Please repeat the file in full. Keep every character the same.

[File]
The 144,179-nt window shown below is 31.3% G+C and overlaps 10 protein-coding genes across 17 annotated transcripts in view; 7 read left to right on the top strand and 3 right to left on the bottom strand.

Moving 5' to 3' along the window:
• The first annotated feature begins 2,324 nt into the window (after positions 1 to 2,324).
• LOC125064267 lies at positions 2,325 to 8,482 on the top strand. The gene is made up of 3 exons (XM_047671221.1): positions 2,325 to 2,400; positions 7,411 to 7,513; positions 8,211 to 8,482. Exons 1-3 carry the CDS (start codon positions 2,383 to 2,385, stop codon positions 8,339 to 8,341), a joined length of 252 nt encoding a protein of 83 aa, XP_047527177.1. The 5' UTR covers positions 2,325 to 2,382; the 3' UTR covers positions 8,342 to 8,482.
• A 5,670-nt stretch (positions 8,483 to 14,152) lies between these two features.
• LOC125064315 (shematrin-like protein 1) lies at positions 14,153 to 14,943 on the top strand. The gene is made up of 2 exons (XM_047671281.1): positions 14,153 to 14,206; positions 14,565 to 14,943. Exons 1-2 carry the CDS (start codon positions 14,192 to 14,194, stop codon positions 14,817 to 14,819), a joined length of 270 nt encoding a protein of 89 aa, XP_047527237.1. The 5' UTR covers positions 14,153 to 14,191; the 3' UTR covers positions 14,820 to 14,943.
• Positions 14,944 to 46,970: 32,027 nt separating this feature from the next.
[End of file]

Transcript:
The 144,179-nt window shown below is 31.3% G+C and overlaps 10 protein-coding genes across 17 annotated transcripts in view; 7 read left to right on the top strand and 3 right to left on the bottom strand.

Moving 5' to 3' along the window:
• The first annotated feature begins 2,324 nt into the window (after positions 1 to 2,324).
• LOC125064267 lies at positions 2,325 to 8,482 on the top strand. The gene is made up of 3 exons (XM_047671221.1): positions 2,325 to 2,400; positions 7,411 to 7,513; positions 8,211 to 8,482. Exons 1-3 carry the CDS (start codon positions 2,383 to 2,385, stop codon positions 8,339 to 8,341), a joined length of 252 nt encoding a protein of 83 aa, XP_047527177.1. The 5' UTR covers positions 2,325 to 2,382; the 3' UTR covers positions 8,342 to 8,482.
• A 5,670-nt stretch (positions 8,483 to 14,152) lies between these two features.
• LOC125064315 (shematrin-like protein 1) lies at positions 14,153 to 14,943 on the top strand. The gene is made up of 2 exons (XM_047671281.1): positions 14,153 to 14,206; positions 14,565 to 14,943. Exons 1-2 carry the CDS (start codon positions 14,192 to 14,194, stop codon positions 14,817 to 14,819), a joined length of 270 nt encoding a protein of 89 aa, XP_047527237.1. The 5' UTR covers positions 14,153 to 14,191; the 3' UTR covers positions 14,820 to 14,943.
• Positions 14,944 to 46,970: 32,027 nt separating this feature from the next.